Current malaria control operations rely heavily on insecticide treated nets (ITNs) and indoor residual spraying (IRS), both of which are insecticide-based and target only mosquitoes that feed or rest inside houses. Although these methods are extremely powerful and have saved many lives, the protection that they confer is insufficient to eliminate malaria in the most endemic regions of Africa.
It has long been postulated that complementary methods to build upon these gains could include, among other options, novel technologies derived from synthetic human odors.
By reformulating an existing malaria transmission model to more accurately describe the feeding behavior of wild mosquitoes, we have now estimated the likely efficacy of odor-baited traps for malaria control in Africa and described a plausible target product-profile for developers to aim for.
Basically, to be effective, the traps should be very cheap to deploy, the baits should be at least as attractive as humans, and the geographic location of these traps should be optimized to capture the greatest possible proportions of mosquito populations, for example by placing them in just a small section of the village area, where approximately 80% of infective mosquitoes are likely to be found.
Because such traps attract mosquitoes from long distances, it is also important that they are positioned far from houses so as to minimize risk of excessive mosquito bites and increased exposure to mosquito-borne pathogens. Unlike ITNs which can be marketed as household consumer products, traps provide only communal benefits and would require a customized delivery mechanism to maximize its usefulness.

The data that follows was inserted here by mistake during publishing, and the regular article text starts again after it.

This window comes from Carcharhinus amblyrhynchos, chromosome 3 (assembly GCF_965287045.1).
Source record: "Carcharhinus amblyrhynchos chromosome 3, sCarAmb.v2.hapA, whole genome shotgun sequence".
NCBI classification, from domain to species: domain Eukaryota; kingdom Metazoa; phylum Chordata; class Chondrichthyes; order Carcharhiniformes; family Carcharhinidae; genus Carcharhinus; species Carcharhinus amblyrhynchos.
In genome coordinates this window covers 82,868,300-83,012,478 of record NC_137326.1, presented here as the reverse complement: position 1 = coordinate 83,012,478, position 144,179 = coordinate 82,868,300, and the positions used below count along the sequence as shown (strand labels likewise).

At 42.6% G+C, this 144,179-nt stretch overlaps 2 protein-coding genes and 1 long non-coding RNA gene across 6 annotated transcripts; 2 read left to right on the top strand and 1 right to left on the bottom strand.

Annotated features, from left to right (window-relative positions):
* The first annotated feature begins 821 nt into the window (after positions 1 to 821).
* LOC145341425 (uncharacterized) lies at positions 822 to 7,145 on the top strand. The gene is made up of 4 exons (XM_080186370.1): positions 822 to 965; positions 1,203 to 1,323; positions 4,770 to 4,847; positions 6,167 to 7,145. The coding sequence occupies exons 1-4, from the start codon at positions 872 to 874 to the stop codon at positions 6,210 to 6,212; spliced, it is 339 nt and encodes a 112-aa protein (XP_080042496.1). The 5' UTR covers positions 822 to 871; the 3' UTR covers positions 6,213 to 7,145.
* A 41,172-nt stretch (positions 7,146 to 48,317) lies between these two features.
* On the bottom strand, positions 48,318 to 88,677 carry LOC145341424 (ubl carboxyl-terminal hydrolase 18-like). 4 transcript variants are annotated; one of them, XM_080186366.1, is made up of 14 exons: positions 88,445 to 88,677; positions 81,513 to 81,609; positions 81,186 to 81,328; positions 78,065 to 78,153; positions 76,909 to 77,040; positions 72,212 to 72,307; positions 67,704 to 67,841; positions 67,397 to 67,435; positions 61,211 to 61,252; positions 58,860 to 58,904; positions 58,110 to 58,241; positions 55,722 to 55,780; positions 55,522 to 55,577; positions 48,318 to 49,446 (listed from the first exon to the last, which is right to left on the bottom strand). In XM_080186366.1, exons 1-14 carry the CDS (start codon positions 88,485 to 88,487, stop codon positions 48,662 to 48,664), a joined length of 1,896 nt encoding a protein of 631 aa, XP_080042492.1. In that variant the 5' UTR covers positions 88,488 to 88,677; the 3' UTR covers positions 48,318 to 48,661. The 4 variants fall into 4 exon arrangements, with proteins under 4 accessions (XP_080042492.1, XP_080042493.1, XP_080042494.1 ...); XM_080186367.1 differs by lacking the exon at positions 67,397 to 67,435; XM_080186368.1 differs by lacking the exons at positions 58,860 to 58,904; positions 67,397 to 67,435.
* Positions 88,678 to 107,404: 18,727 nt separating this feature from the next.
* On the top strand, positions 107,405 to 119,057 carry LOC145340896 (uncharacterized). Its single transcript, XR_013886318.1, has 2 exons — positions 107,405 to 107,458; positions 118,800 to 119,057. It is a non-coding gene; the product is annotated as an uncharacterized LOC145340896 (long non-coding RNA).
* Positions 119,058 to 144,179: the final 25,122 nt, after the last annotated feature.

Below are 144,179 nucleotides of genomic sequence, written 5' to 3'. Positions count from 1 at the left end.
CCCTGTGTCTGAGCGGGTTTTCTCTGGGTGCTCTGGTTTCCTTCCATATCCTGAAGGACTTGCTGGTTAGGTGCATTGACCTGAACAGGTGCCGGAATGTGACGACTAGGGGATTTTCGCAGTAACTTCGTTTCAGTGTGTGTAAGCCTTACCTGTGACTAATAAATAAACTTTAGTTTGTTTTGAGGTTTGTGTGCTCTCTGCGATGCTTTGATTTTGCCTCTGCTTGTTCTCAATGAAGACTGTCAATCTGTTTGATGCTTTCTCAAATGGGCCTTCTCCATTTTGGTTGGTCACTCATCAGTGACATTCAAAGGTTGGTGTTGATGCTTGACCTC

We expect that even if the target product profiles that we have outlined here were manageable cost-wise, vertical and presumably community-based delivery mechanisms would be necessary to supply and deploy the traps. We propose that where local governance and administrative systems are already strengthened, or where they can be supported by centralized national malaria control programmes, sustainable implementation of a traps-based strategy may possibly be achieved through participatory approaches similar to those applied for scaling up community-based sanitation technologies like Ventilated Improved Pit (VIP) latrines or water source protection among rural communities in developing countries.
Traps and delivery systems satisfying these criteria could dramatically reduce malaria transmission in endemic Africa, achieving protection as good as ITNs. Perhaps even greater impact, and possibly elimination of transmission, may be achieved if the traps are used to complement rather than replace ITNs.
For more information see:
Okumu FO, Govella NJ, Moore SJ, Chitnis N, Killeen GF (2010) Potential Benefits, Limitations and Target Product-Profiles of Odor-Baited Mosquito Traps for Malaria Control in Africa. PLoS ONE 5(7): e11573. doi:10.1371/journal.pone.0011573.
Okumu FO, Killeen GF, Ogoma S, Biswaro L, Smallegange RC, et al. (2010) Development and Field Evaluation of a Synthetic Mosquito Lure That Is More Attractive than Humans. PLoS ONE 5(1): e8951. doi:10.1371/journal.pone.0008951.